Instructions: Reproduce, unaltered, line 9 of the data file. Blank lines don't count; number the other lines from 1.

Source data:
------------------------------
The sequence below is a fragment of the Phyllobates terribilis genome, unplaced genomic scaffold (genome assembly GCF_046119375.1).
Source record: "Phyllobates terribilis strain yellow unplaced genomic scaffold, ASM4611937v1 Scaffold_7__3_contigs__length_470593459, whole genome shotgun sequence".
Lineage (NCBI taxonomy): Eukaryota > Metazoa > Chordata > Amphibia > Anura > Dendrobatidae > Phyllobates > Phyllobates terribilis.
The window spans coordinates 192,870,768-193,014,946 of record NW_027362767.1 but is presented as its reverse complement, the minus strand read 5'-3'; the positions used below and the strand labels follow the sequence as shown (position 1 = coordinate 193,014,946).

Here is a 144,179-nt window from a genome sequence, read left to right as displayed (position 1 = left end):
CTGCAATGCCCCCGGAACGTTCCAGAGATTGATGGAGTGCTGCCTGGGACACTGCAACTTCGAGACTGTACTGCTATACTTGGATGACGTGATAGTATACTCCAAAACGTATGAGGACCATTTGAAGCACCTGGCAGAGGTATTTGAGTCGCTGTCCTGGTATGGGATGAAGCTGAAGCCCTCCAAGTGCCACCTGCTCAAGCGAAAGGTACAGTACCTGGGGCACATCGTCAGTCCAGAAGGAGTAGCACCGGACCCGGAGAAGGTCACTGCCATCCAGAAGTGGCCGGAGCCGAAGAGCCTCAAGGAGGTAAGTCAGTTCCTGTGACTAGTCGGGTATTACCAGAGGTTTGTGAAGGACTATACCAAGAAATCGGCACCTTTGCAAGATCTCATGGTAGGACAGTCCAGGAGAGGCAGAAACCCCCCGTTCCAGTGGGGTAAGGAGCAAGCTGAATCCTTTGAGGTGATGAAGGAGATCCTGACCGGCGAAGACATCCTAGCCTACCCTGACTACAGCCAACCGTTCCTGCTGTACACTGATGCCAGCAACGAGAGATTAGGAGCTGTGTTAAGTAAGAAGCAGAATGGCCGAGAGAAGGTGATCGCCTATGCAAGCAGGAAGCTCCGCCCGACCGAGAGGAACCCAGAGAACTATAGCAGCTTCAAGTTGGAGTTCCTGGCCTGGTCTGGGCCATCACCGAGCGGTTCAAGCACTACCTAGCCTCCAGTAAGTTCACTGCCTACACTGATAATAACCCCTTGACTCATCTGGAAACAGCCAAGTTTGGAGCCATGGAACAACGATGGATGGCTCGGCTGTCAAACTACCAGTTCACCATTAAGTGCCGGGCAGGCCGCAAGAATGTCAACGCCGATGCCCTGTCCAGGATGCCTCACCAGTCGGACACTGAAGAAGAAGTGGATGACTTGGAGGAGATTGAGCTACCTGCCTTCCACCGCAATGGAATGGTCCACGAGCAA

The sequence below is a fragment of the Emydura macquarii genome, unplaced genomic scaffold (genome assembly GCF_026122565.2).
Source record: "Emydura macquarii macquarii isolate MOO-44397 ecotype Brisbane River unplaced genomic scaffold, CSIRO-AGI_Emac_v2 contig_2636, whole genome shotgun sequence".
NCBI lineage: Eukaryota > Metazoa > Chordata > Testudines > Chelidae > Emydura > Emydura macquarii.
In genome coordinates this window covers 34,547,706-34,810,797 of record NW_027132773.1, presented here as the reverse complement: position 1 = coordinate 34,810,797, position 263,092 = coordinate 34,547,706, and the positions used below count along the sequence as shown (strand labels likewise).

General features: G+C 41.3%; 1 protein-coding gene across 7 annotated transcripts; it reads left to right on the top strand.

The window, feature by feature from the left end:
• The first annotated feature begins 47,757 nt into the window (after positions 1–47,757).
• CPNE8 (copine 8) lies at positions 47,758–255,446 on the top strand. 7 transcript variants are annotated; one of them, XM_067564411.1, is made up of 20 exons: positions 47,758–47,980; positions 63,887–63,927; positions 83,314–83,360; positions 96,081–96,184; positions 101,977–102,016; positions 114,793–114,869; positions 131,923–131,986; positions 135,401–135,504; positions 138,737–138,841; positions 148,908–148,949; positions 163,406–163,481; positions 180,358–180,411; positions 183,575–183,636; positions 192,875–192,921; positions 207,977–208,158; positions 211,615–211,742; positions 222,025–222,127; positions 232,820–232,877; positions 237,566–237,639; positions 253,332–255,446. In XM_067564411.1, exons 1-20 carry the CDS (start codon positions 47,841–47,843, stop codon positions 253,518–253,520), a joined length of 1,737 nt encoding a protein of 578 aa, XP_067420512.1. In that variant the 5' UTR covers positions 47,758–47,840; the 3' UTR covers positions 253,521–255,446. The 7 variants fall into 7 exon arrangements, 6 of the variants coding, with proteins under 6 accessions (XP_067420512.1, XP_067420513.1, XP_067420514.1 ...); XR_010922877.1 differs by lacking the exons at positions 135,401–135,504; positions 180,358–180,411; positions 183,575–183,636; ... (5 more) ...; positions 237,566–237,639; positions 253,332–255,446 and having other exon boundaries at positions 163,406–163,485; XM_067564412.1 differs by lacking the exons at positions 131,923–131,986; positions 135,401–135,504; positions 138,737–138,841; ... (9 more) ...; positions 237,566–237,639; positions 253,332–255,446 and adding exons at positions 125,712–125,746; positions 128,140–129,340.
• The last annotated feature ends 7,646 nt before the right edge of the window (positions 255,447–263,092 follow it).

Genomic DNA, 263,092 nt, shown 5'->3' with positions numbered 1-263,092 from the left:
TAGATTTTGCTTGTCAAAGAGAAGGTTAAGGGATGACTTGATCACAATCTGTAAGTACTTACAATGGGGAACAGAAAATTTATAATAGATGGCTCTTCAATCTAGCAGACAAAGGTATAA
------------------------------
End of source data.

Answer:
NCBI lineage: Eukaryota > Metazoa > Chordata > Testudines > Chelidae > Emydura > Emydura macquarii.